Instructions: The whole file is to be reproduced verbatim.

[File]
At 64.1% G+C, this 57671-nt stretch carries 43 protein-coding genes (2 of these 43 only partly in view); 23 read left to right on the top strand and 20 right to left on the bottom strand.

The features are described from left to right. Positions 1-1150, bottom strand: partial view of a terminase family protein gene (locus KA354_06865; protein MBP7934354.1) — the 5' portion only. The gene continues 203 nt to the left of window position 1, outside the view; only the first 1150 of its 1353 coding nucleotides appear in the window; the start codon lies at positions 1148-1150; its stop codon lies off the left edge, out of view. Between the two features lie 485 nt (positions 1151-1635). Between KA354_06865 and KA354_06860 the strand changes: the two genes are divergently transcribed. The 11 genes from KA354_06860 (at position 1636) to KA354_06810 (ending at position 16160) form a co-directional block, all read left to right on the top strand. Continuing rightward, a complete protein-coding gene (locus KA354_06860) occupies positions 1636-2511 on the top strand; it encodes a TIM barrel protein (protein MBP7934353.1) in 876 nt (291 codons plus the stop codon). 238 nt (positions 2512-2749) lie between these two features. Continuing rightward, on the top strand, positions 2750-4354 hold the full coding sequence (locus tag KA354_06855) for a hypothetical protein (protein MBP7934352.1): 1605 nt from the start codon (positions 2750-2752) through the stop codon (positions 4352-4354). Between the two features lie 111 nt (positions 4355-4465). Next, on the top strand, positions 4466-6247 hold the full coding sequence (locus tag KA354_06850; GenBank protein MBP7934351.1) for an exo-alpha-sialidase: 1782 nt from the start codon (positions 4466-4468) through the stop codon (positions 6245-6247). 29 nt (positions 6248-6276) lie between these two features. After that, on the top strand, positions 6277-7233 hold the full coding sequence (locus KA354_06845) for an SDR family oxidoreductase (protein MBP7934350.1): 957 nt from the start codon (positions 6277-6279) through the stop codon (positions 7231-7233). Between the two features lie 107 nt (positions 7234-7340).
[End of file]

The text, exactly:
At 64.1% G+C, this 57671-nt stretch carries 43 protein-coding genes (2 of these 43 only partly in view); 23 read left to right on the top strand and 20 right to left on the bottom strand.

The features are described from left to right. Positions 1-1150, bottom strand: partial view of a terminase family protein gene (locus KA354_06865; protein MBP7934354.1) — the 5' portion only. The gene continues 203 nt to the left of window position 1, outside the view; only the first 1150 of its 1353 coding nucleotides appear in the window; the start codon lies at positions 1148-1150; its stop codon lies off the left edge, out of view. Between the two features lie 485 nt (positions 1151-1635). Between KA354_06865 and KA354_06860 the strand changes: the two genes are divergently transcribed. The 11 genes from KA354_06860 (at position 1636) to KA354_06810 (ending at position 16160) form a co-directional block, all read left to right on the top strand. Continuing rightward, a complete protein-coding gene (locus KA354_06860) occupies positions 1636-2511 on the top strand; it encodes a TIM barrel protein (protein MBP7934353.1) in 876 nt (291 codons plus the stop codon). 238 nt (positions 2512-2749) lie between these two features. Continuing rightward, on the top strand, positions 2750-4354 hold the full coding sequence (locus tag KA354_06855) for a hypothetical protein (protein MBP7934352.1): 1605 nt from the start codon (positions 2750-2752) through the stop codon (positions 4352-4354). Between the two features lie 111 nt (positions 4355-4465). Next, on the top strand, positions 4466-6247 hold the full coding sequence (locus tag KA354_06850; GenBank protein MBP7934351.1) for an exo-alpha-sialidase: 1782 nt from the start codon (positions 4466-4468) through the stop codon (positions 6245-6247). 29 nt (positions 6248-6276) lie between these two features. After that, on the top strand, positions 6277-7233 hold the full coding sequence (locus KA354_06845) for an SDR family oxidoreductase (protein MBP7934350.1): 957 nt from the start codon (positions 6277-6279) through the stop codon (positions 7231-7233). Between the two features lie 107 nt (positions 7234-7340).